The Obergefell Dissents: All Due Respect

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The Obergefell Dissents: All Due Respect

Published in the Daily Record July 10, 2015

Along with most of my friends and most of the people I respect, I rejoiced in the result of the Supreme Court’s recent Obergefell decision, establishing same-sex marriage as a constitutionally-protected right. Yet I realized as soon as I heard of that result, and even before reading Justice Kennedy’s opinion, that there was a paradox in the ruling that dissenters were bound to seize upon. No one is going to argue with a point the dissents (separately written ones by Chief Justice Roberts and Justices Scalia, Alito, and Thomas) all make: that same-sex marriage is a novelty both in human civilization and in American law. And the Constitution is very old. How, then, the dissenters have asked, is something so new rooted in something so old?

Something New From Something Old

The dissenters’ critique is mostly serious – setting aside Justice Thomas’ disingenuous inanity about slavery not affecting the dignity of the slaves[1] – and we need to give it its due respect. The dissents collectively go to the legitimacy of judicial activism – which for many years has mainly been fomented by the dissenters, incidentally.

The answer Justice Kennedy’s majority ruling provides to the critical question (how does something so new come from something so old?) is detailed but straightforward in its outline. Kennedy sees due process and equal protection as deliberately abstract terms, bones to be fleshed out anew in each generation, intentional play in the joints. Our understanding of these terms is bound to evolve, and it has evolved. Marriage is so fundamental to human happiness that it has long been recognized as a fundamental right for both due process and equal protection purposes.[2] In order to be meaningful it must allow people to select their own spouses without much interference by the state, as recognized in the old Loving case, which denied the states the ability to forbid interracial marriage. To be meaningful for heterosexuals, in like wise, it must contemplate men and women marrying, and in order to be meaningful for homosexuals it must contemplate same-sex couples marrying. The state has no compelling interest in forbidding the exercise of that right, and hence no power to do so.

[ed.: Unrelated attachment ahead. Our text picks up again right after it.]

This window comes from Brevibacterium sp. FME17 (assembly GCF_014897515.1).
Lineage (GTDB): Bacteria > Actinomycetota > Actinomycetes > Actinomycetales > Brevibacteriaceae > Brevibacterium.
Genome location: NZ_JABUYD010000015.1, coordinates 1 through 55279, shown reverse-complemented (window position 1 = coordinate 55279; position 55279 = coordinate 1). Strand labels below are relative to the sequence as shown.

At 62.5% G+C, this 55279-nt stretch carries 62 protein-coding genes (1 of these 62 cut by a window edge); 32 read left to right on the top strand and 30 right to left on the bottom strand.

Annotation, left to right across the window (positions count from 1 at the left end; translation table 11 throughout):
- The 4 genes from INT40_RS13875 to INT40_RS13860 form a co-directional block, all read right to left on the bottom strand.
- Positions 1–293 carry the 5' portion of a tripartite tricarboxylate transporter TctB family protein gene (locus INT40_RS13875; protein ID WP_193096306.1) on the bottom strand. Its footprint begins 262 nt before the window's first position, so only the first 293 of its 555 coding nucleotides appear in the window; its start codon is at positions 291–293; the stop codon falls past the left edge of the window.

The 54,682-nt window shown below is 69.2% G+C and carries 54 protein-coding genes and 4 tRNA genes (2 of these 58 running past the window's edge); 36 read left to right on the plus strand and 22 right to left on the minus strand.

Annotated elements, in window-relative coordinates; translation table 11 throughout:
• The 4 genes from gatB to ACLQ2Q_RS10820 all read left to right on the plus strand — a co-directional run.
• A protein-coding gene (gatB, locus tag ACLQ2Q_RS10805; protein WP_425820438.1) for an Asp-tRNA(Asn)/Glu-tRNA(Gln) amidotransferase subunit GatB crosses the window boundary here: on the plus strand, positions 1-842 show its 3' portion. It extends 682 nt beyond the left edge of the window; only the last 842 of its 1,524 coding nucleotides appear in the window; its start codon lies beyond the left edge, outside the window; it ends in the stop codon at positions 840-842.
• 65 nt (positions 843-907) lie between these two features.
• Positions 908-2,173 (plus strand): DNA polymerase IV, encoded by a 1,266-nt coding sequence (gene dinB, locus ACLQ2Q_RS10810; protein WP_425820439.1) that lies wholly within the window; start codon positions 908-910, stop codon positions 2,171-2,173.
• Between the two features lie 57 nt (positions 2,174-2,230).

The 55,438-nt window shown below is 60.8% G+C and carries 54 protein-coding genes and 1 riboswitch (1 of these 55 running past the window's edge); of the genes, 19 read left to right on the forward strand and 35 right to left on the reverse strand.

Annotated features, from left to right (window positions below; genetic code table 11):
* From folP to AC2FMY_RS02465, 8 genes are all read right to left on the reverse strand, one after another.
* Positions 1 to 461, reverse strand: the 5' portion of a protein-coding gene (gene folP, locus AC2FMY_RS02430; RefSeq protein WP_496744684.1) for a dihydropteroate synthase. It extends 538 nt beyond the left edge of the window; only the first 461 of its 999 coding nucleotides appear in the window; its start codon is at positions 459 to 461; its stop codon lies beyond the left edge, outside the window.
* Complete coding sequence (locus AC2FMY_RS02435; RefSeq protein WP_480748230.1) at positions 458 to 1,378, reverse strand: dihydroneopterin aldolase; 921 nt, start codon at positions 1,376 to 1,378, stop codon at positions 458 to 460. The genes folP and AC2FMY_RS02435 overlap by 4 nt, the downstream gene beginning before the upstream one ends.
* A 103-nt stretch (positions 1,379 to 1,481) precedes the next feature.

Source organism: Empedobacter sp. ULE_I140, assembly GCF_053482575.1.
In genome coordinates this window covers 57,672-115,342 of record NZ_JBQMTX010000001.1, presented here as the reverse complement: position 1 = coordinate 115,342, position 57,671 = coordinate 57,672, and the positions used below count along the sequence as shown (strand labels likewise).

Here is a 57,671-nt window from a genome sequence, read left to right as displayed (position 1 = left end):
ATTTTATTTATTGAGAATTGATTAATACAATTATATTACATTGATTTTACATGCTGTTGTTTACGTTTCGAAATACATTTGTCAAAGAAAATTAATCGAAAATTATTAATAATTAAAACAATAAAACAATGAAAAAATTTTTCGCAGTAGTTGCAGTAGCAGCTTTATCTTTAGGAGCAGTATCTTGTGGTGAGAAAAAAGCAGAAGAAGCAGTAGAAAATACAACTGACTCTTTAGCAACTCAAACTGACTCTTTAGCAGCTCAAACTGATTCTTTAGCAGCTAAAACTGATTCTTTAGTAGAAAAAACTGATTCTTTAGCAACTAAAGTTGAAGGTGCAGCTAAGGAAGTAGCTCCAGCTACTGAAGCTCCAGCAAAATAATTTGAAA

The dissents question or deny Kennedy’s premise, i.e. they say that due process and equal protection usually protect enumerated rights (ones explicitly referred to elsewhere in the Constitution, like freedom of speech), and that constitutional jurisprudence has traditionally been extremely cautious to recognize new unenumerated rights as lying under the protection of those clauses. Equating same-sex marriage with the opposite-sex marriage protected by due process and equal protection, they say, is a fundamentally different jump from the jump between same-race to mixed-race marriage that occurred in the Loving case.

Not “Redefining” Marriage, Just Who May Marry

Let me say right now that this is where the dissents lose me. That is, I (and doubtless most of my friends) do not personally find same-sex marriage to be such a radically different thing from opposite-sex marriage, for all its novelty in human history. Allowing it does not, to use the dissenters’ term, redefine marriage, merely who may enter into it. But I acknowledge that others see it quite differently. And so let us go with the dissenters’ premise for a moment and see where it leads. I think, granting their premise, they have two reasonable perceptions.

Some Bad Calls

First, they point out that if we assign Supreme Court justices the task of determining what new rights are fundamental, that assignment is being handed to a group with a less than stellar record. The dissenters’ Exhibit A is Lochner v. New York, the 1905 decision that elevated the freedom of contract of bakery owners above the power of the New York legislature to enact legislation protecting rank-and-file bakers from sweatshop hours. They also mention Dred Scott, the 1856 decision that announced a substantive due process right to hold slaves. And they are certainly right about the lesson to learn from these cases.

I would go further. The majority does not mention 2010’s Citizens United, my own personal Exhibit A, where the Court perceived that corporations, like human beings, have freedom of speech; talk about an ill-advised leap in the world of fundamental rights! Citizens United, being recent, is a far more potent instance of the threat. (No surprise it goes unmentioned, though, since every one of the dissenters joined the Citizens United majority.)

So yes, justices have been known to get it wrong when they identify fundamental rights. And they will again. Still, identification of fundamental rights is part of their job description.[3] They should heed the dissenters about doing it hesitantly, that’s all.

Judicial Policy-Making